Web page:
The end of the illusion for Indigenous Peoples in Colombia

Demonstration of Indigenous Peoples in Colombia. PhotoArchivo Semana

The Peace Agreement signed in 2016 between the Government of Colombia and the Revolutionary Armed Forces of Colombia (FARC) raised hopes among the Indigenous Peoples, Afro-descendant populations and peasant communities that they might henceforward be able to live in peace on their territories. However, Iván Duque’s new government has not fulfilled its side of the agreement and, far from incorporating areas abandoned by the guerrilla into the institutional life of the country, the end result is that these areas have been left to their own devices. Paramilitary groups are now free to compete for control of the territory and to murder social leaders as a way of subjugating rural populations. In addition to anti-personnel mines and forced confinements, massacres became an added mechanism for exerting this pressure in 2020. 

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The surprising link between the fight against drugs, land dispossession and attacks on Indigenous rights defenders in Peru

Arbildo Meléndez Grandes was killed while out hunting and fishing to provide for his family. Photo: Aidesep.

Despite its function being to fight drug trafficking, the National Commission for Development and Life without Drugs (DEVIDA) has been financing the titling of lands claimed by Indigenous People in favour of individuals who indiscriminately cut down forests and practice illegal agriculture. Far from providing a response, the public body denies all responsibility, instead of shifting it onto regional governments. Meanwhile, attacks on Indigenous leaders and harassment of Amazonian communities are mounting.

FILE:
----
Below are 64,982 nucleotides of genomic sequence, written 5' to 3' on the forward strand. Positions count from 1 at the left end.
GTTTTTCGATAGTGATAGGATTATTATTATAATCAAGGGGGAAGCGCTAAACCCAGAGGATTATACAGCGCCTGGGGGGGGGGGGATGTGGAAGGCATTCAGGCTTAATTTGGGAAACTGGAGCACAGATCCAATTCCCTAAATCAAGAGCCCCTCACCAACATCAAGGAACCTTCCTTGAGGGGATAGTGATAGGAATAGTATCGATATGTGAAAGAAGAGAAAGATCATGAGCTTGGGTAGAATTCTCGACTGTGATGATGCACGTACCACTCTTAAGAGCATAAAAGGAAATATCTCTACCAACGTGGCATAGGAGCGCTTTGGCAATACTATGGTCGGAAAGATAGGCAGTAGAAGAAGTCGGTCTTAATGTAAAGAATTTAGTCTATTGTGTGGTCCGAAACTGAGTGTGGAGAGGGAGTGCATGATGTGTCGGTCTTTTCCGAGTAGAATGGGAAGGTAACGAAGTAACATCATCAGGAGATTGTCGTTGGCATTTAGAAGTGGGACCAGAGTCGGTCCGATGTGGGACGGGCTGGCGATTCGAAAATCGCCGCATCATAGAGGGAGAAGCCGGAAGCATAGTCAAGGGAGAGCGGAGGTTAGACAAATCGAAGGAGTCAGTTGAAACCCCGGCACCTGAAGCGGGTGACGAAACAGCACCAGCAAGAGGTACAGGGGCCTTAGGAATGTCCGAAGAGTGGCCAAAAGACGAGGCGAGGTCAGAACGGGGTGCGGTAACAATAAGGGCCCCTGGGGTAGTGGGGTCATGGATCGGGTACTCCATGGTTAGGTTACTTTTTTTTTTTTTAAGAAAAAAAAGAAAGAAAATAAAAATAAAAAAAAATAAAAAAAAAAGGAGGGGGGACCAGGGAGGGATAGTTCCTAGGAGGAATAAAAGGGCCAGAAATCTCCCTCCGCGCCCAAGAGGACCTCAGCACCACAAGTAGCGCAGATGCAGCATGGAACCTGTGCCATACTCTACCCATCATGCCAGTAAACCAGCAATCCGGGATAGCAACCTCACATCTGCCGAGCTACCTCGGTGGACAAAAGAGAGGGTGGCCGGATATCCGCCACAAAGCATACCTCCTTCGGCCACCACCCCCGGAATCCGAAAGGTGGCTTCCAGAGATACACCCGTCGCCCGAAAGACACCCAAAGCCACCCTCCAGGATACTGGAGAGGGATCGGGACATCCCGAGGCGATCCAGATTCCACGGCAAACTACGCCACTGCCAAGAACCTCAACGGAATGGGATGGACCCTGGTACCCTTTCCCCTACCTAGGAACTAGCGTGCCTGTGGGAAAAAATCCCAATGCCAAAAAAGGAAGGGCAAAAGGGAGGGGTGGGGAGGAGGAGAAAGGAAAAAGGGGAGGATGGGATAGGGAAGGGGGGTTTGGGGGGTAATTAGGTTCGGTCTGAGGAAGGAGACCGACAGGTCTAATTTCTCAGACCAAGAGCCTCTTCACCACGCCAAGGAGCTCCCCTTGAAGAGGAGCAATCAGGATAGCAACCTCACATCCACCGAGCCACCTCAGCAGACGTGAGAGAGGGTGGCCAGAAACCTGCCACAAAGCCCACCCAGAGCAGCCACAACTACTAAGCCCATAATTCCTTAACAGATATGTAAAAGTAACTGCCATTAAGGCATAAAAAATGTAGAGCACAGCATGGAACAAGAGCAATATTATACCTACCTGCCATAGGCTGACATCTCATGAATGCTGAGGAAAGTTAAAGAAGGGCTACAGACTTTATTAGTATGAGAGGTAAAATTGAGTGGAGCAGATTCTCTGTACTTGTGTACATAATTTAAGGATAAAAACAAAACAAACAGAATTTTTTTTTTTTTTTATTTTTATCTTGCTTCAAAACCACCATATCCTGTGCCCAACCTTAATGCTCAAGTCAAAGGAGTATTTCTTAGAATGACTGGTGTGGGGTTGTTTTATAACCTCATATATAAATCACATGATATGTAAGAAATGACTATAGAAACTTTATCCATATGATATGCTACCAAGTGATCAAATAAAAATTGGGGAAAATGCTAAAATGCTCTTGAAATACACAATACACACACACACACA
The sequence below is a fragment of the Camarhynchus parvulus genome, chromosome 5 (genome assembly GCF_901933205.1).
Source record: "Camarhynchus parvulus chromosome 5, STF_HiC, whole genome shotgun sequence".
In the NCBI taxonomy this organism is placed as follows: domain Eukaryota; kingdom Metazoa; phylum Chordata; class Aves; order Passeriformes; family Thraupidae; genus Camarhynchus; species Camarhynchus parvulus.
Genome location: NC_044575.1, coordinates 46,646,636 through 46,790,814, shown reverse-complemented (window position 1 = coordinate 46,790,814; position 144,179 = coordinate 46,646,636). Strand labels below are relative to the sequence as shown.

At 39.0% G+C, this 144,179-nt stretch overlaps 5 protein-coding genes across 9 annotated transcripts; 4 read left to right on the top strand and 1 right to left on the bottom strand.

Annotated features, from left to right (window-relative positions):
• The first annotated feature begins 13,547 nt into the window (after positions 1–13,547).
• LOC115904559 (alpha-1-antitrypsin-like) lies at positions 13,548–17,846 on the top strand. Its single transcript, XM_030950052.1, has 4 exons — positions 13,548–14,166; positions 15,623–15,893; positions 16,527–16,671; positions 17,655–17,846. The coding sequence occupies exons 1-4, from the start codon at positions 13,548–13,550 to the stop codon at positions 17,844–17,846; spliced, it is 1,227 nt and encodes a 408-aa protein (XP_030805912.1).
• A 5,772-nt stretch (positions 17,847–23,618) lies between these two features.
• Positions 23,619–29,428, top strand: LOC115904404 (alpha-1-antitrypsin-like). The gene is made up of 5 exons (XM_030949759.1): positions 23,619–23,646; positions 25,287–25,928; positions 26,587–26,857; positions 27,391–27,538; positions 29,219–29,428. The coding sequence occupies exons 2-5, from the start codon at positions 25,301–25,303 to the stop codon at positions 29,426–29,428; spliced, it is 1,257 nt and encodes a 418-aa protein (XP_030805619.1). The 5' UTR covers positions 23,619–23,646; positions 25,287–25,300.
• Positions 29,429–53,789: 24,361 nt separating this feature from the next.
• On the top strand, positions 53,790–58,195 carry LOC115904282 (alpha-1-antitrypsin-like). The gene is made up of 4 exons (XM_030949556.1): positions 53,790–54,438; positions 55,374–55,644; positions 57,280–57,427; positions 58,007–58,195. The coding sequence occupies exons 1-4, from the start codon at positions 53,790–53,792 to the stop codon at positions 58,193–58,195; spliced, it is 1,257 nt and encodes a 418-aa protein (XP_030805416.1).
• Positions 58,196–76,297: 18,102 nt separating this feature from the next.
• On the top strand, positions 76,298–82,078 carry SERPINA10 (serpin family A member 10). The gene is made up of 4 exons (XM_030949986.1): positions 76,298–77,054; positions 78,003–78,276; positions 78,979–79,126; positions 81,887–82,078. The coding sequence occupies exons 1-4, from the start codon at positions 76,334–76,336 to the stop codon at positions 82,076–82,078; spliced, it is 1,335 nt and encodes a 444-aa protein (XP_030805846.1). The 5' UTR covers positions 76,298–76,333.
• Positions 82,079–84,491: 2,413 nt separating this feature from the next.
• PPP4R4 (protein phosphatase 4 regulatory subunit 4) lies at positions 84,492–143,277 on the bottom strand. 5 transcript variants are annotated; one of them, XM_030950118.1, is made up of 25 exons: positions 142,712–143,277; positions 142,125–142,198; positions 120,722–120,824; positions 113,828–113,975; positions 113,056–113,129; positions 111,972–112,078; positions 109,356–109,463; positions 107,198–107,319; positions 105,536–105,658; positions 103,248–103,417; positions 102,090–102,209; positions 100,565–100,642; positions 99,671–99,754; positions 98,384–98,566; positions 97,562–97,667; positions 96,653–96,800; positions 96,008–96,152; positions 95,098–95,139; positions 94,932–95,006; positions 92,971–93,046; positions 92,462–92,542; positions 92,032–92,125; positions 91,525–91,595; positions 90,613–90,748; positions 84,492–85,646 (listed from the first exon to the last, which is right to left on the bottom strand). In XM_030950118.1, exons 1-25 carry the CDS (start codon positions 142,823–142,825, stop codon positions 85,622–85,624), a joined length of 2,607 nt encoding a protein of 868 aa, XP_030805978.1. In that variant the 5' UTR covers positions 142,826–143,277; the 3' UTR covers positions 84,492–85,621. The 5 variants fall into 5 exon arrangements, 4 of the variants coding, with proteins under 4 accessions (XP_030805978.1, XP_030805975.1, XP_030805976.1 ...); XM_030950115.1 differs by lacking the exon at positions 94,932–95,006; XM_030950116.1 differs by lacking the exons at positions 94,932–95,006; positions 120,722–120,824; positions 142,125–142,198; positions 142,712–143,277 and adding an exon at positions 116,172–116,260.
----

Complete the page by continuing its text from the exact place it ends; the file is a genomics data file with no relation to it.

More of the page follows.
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Legal pluralism and autonomous protocols

Photo: Edgar Kanaykõ

Upon the weakening of the consultation of Indigenous Peoples set forth in ILO Convention 169 and as a result of a long process of land and political vindication, Indigenous protocols are instruments of governance that coexist with the legal regulations of a State and give way to a more complex and plural legal system that contributes towards pacific coexistence.

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Indigenous Peoples and land rights in Myanmar

Community, part of the Karen people. Photo: Alejandro Parellada 

After resisting the policy of forced assimilation enforced during the decades of military rule, today Indigenous peoples of Myanmar are subjected to land dispossession in the name of boosting economic development and implementation of the country’s climate commitments.

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IWGIA søger praktikant til Dansk Engagement

Motiveres du af at drive social forandring gennem kommunikation? Er dansk dit modersmål, og interesserer du dig for journalistik og trives med at producere indhold til et dansk publikum, inklusive medier og offentligheden? Ønsker du at arbejde med menneskerettigheder og oprindelige folk, samtidig med at du udvikler dine kommunikationsevner? 

I så fald er du måske IWGIA’s nye praktikant til Dansk Engagement.

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About IWGIA

IWGIA - International Work Group for Indigenous Affairs - is a global human rights organisation dedicated to promoting, protecting and defending indigenous peoples’ rights. Read more.

Indigenous World

IWGIA's global report, the Indigenous World, provides an update of the current situation for indigenous peoples worldwide. The Indigenous World 2019.

Contact IWGIA

Prinsessegade 29 B, 3rd floor
DK 1422 Copenhagen
Denmark
Phone: (+45) 53 73 28 30
E-mail: iwgia@iwgia.org
CVR: 81294410

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